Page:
Nonna's Favorite Quotes: "The best way to make children good is to make them happy." — Oscar Wilde, author and poet
Wednesday, September 28, 2011
Create A Child's Picture Book
Here's a great idea for building vocabulary, encouraging speech and developing language skills.
Here's what you will need:
Hard cover binder (Option: Get one that has clear pocket inserts on the front and back covers so you can personalize it for your child) The size of the binder will depend on how many pages you have in your book.
Clear plastic (poly) sheet protectors The number of sheets will depend on the number of pages you have in your book.
One 8 1/2" x 11" piece of cardstock or cardboard for each plastic sheet protector you have in your book. (Optional)
Photos, pictures, clipart, etc. Cut out or print pictures of your child's favorite people or things. You can use pictures or prints of family members, favorite TV characters, animals, objects, colors, numbers, etc. Your choices are limitless! Choose pictures of things that your child is interested in or can relate to.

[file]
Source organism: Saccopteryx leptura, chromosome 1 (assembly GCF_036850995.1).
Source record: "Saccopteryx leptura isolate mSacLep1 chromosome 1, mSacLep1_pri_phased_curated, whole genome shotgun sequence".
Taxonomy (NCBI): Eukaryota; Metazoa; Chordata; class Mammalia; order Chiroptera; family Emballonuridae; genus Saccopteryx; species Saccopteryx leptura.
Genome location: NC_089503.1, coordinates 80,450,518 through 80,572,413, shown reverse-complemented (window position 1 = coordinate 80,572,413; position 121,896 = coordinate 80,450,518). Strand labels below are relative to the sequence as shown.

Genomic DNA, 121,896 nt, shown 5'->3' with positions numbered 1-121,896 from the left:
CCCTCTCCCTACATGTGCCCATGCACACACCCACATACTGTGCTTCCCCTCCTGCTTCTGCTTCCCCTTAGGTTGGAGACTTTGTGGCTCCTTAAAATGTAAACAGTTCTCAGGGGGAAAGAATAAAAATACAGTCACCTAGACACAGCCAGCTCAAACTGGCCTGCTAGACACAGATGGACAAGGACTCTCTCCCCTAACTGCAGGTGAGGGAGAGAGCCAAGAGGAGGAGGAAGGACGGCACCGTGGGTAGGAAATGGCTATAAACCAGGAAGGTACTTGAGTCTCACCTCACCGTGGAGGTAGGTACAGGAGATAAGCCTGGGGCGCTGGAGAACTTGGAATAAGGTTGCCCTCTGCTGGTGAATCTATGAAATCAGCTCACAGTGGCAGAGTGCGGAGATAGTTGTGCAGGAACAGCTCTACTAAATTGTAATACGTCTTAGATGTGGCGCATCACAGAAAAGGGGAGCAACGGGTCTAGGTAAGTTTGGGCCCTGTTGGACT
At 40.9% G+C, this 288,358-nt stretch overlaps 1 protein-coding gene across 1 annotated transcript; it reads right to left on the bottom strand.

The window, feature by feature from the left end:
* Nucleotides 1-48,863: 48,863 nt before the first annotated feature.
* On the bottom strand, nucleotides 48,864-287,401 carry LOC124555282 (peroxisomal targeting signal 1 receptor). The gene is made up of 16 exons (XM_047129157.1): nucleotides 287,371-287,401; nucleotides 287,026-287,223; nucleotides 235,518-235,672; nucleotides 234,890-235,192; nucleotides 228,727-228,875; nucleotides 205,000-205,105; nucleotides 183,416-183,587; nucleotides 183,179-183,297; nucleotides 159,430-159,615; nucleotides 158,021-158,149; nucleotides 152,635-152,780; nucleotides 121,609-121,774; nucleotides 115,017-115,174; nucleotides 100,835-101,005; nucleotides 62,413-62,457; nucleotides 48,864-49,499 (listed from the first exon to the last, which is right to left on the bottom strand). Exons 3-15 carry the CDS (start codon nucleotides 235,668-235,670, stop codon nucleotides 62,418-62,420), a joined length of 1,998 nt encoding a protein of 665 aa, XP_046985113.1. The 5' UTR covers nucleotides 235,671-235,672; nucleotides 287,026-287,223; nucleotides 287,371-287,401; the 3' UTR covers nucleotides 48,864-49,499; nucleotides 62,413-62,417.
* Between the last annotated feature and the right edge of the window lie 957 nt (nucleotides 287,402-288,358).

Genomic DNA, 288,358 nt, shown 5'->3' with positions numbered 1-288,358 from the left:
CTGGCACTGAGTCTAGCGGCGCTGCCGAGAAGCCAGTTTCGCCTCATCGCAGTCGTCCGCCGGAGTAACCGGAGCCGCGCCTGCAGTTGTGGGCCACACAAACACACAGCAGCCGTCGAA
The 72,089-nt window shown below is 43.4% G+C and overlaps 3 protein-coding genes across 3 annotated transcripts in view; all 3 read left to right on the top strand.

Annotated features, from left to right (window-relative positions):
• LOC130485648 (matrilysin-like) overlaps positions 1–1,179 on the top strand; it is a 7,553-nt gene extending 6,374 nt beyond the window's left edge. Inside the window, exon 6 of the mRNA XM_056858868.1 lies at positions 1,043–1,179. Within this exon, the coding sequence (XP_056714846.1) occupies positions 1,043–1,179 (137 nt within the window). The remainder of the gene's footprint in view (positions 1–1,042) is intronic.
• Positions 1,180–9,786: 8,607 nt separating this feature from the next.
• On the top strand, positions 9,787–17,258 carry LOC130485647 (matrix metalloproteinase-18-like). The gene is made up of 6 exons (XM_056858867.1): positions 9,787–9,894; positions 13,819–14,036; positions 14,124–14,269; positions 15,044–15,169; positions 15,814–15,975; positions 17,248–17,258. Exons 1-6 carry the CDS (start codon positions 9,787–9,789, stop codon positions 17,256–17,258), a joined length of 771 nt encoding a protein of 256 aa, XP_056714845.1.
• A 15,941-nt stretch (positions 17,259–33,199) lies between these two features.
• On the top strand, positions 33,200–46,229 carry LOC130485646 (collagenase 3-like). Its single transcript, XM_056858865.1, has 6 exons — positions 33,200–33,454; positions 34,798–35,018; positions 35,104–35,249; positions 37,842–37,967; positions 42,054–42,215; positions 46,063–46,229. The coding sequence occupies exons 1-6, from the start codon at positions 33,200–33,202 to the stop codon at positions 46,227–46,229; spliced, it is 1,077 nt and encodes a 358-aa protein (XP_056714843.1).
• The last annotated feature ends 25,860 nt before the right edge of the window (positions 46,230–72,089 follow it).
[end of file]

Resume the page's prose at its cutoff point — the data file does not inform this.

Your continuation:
Cover: If you choose a binder with a pocket on the front cover you can slip in a picture of your child to personalize the book or you can use something that your child has drawn.
Inside sheets: Put one picture in the front and one picture in the back of the sheet protector. I also suggest putting a sheet of cardstock between the two pictures to prevent little hands from bending the page. This will also makes it easier for little ones to turn the page. Write or print the name of the picture on the page too. It's never too early to expose a child to the written word!
As children develop more language skills you can add adjectives or sentences to the pictures. Instead of "socks" you can put "two socks". When they have mastered that, go on to three words like "two big socks". When they tire of these pictures, change them out for new ones to keep it interesting.
As your child develops more language skills, you can put in more complicated pictures and have your child tell a story about the picture. Or insert pictures that demonstrate emotion and then you can ask questions like "Why do you think the boy is crying?"
I made a picture book for my grandchildren and I often find them reading the book to each other. These books are sturdy too. Our book has been around for three years and I've only had to replace three of the sheet protectors.
Another option: Use Sign Language to teach your child the names of the pictures. Kids love to sign and it's another fun way to learn language. Here's a good website for learning simple signs for kids. http://www.babysignlanguage.com/dictionary/